@ Newcastle City Hall, November 20 2009
Yes? No? Maybe…
There’s still a Wakeman but not a recognised frontman. There’s one original member, two new faces, three old stagers and five fantastic musicians. And surely that’s the point.
Rock is renowned for the transient nature of its band’s line-ups and after four decades pumping out prog standards it’s no surprise the Yes roundabout has spawned around 16 members over the years. But the 2009 version is all that matters right now.
Like Journey’s Arnel Pineda before him, vocalist Benoit David is a genuine YouTube success story. Spotted fronting a decent Yes tribute band, the Montreal native is now the superstar he always pretended to be. The genuine article rather than the cheap imitation, the real deal rather than second best.
Vocally David is equipped to mimic Jon Anderson perfectly with his high pitched delivery and melodic tone. And bar a couple of dud notes he delivered a faultless set in front of an appreciative and generous City Hall crowd.
Clearly comfortable belting out the band’s big commercial hit, Owner Of A Lonely Heart, it’s just a shame the Canadian isn’t the owner of a decent shirt. The mid-set change transformed David from camp minstrel to even camper 80s rock god. But then Yes have always favoured the flouncy and the flamboyant over the hard and fast.
Tempus Fugit is a brief but perfect example and here, as on Onward and Astral Traveller, an initially tense David eased into a groove which would carry him throughout the band’s two-and-a-half hour set. Played back to back, these three tracks showcased the new look band’s full range of talents with the aloof Oliver Wakeman, son of Rick, clearly suited to the role of his father’s heir apparent.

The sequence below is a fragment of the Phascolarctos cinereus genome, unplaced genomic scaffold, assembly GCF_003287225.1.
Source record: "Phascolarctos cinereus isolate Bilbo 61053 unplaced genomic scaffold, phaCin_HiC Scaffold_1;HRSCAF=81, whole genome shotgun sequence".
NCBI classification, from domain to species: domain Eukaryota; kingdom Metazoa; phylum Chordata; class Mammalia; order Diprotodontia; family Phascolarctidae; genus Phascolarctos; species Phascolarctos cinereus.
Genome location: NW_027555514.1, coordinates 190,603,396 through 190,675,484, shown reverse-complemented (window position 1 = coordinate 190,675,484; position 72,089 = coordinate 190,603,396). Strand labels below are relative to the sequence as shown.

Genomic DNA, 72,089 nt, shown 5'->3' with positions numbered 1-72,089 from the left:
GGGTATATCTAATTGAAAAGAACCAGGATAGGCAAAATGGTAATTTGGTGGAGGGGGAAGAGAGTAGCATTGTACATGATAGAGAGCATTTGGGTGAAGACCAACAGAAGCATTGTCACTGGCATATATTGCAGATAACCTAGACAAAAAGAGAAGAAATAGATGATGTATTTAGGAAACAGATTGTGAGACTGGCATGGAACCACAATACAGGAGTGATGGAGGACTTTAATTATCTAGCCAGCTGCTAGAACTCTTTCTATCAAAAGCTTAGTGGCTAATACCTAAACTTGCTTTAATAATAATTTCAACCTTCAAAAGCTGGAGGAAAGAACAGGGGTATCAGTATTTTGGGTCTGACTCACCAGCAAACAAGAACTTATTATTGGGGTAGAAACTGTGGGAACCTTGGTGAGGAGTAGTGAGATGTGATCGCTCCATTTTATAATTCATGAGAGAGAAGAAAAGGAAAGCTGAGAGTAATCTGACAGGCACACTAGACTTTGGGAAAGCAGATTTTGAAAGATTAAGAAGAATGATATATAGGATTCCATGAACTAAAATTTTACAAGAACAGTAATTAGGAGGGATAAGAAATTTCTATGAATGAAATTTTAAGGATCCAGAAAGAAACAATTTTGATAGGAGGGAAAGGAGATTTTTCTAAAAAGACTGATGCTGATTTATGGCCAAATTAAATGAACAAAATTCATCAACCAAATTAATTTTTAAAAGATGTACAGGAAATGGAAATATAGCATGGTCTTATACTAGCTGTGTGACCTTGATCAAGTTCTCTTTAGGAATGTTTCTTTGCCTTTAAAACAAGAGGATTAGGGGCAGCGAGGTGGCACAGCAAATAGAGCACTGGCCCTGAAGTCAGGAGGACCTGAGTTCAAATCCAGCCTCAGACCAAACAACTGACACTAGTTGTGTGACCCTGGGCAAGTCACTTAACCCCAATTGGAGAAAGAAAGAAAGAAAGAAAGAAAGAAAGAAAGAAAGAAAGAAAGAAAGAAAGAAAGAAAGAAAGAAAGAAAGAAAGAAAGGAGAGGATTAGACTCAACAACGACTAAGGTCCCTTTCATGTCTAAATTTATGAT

Perhaps of particular value to a North East crowd was the confident and perfectly crafted drum solo delivered by returning hero Alan White. Members of his family massed in the venue, the County Durham-born muso enjoyed a perfect sound on what would prove to be his perfect night – every part of his vast kit resonating throughout a venue close to the veteran’s heart.
Steve Howe’s assured acoustic mini set was typically magical but the highlight of the night was, undoubtedly, Heart Of The Sunrise from the fantastic Fragile album. David did just enough to bring the best out of this monumental tune and even fan favourites Yours Is No Disgrace and Roundabout paled by comparison.
Of course it’s difficult to take Yes seriously when their new singer points an acoustic guitar into the audience as if he’s going to massacre every fan in the place but then overblown theatre has always gone hand in hand with the prog rock masters. Watching David and Squire attempt to strut across the stage in tandem was one of the most toe-curling moments in rock and Wakeman junior needs to lighten up. Fast.
But this is all about the music, not the men behind the music. And in that respect Yes hit the mark on every count. It’s an absolute pleasure to spend a Friday night in the company of five richly talented musicians. But from time to time it’s just better to look away.